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The Concept of Race in Colonial America Essay

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Updated: May 10th, 2020

The general timeline of American colonization, which was sustained by England, encircles the timeline from the 15th to the 18th century. The Virginian colonization, which was launched in the 17th century, gave rise to slavery and developed the conception of race as a discriminative feature. The sign of race separation emerged in the last decades of the 17th century and stemmed from a range of laws that condemned legal links between “white” and “black” citizens. The incorporation of race-based signs, which prioritized some races over the others, in the community life was a result of the wide range of historical events.

In this essay, it is argued that the conception of race predetermined the evolvement of slavery, which was provoked by the extensive colonization of America and Britain that required an employment of free labor.

The demarcation of race signs, in the colonized America, is tightly connected with the notions of freedom and slavery. The starting point for slavery introduction was launched in the times when the Virginian economy started its development. Thus, in the 1620s, the colonists have first started an extensive cultivation of tobacco, which was imported by the Danes.¹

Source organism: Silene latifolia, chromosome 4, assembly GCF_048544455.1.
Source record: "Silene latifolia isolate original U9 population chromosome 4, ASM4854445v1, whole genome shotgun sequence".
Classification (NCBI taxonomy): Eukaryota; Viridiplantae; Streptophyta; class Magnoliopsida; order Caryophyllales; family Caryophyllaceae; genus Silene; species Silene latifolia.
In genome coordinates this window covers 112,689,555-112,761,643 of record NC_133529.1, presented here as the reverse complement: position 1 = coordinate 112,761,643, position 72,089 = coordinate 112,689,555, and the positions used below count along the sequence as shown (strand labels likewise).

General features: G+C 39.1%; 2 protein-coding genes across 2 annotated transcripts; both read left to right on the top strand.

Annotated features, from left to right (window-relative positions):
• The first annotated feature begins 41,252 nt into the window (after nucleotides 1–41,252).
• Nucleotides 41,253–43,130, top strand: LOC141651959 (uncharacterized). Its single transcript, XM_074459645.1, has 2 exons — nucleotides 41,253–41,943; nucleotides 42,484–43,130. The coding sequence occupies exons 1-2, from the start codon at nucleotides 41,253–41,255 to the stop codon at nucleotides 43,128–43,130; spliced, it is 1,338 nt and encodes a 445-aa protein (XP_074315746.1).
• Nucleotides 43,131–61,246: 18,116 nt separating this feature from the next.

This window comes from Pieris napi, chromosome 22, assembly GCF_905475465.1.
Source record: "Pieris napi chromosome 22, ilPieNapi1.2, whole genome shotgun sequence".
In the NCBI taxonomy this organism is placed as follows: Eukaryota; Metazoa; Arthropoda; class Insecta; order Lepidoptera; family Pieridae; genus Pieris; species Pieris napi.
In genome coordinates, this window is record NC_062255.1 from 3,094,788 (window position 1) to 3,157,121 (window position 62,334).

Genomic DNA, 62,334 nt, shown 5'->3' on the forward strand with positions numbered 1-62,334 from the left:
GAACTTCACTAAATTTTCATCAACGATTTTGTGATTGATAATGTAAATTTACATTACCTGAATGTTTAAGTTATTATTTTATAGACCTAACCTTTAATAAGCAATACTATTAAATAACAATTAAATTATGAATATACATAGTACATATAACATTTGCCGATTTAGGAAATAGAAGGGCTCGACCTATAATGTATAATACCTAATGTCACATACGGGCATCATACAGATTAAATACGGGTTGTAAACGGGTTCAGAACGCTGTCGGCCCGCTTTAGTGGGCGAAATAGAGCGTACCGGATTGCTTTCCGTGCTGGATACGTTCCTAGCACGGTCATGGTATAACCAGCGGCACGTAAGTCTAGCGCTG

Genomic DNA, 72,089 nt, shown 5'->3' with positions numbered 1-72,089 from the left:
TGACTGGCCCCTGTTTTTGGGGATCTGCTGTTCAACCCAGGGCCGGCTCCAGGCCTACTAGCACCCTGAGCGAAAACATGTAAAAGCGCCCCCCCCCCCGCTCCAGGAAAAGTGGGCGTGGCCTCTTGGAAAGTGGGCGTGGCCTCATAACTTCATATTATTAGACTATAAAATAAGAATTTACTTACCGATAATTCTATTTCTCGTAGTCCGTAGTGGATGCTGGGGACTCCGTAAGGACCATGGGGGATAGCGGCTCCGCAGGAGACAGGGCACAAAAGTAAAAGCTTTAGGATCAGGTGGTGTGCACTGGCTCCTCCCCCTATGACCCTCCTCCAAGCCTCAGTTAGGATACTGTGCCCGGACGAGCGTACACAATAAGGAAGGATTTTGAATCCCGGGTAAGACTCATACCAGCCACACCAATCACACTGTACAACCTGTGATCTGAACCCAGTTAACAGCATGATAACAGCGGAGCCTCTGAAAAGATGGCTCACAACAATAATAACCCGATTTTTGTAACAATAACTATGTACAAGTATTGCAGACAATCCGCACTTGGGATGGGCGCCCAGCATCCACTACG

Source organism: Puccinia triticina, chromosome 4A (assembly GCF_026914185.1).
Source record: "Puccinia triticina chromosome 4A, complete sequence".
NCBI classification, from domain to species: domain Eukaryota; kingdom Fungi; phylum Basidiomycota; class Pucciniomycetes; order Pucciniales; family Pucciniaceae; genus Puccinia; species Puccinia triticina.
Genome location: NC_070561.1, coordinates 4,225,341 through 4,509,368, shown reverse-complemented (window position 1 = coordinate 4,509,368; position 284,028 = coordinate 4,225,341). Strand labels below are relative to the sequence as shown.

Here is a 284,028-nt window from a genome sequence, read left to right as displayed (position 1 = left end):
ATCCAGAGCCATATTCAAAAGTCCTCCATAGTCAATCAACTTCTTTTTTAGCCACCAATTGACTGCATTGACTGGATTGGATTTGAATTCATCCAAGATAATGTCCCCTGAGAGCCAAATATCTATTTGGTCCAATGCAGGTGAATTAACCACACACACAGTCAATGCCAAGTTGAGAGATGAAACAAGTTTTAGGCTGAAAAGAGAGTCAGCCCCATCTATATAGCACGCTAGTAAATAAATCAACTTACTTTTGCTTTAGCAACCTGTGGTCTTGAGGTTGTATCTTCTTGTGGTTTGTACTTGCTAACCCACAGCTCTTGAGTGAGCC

Tobacco business quickly became successful, which showed the Virginians that the product would bring them immediate enrichment. The plan of planting tobacco in the colonized countries was hindered by the threatening environment, which was created by natives. Moreover, the situation was aggravated by a serious lack of high-quality labor resources. The savior came with the extensive arrival of the African population in Virginia. The settlers were persuaded that the representatives of colored society possessed excellent health and physical abilities, which would enhance the chances for a safe tobacco cultivation.

Indeed, the promises of successful economy development increased with the arrival of Africans, who could manage plantation work quite quickly. Nevertheless, the accommodation of African citizens did not go well for the settlers since, shortly after the immigration, the colored workers started building resistance alliances with the native population. Despite African immigrants were supposed to serve to the Virginia government, at the beginning of the 17th century there were no legal grounds, which would allow keeping Africans from struggling for their freedom.

Therefore, the government of the colonized territories started passing law documents, which, in fact, legalized slavery. At this time, one can trace the first signs of race discrimination in America. Indeed, inequality symptoms were reflected in the legal documents. For instance, in 1640, the law about cutting the access of Africans to ammunition was issued: “All persons except negroes to be provided with arms and ammunition or be fined at pleasure of the Governor and Council.”²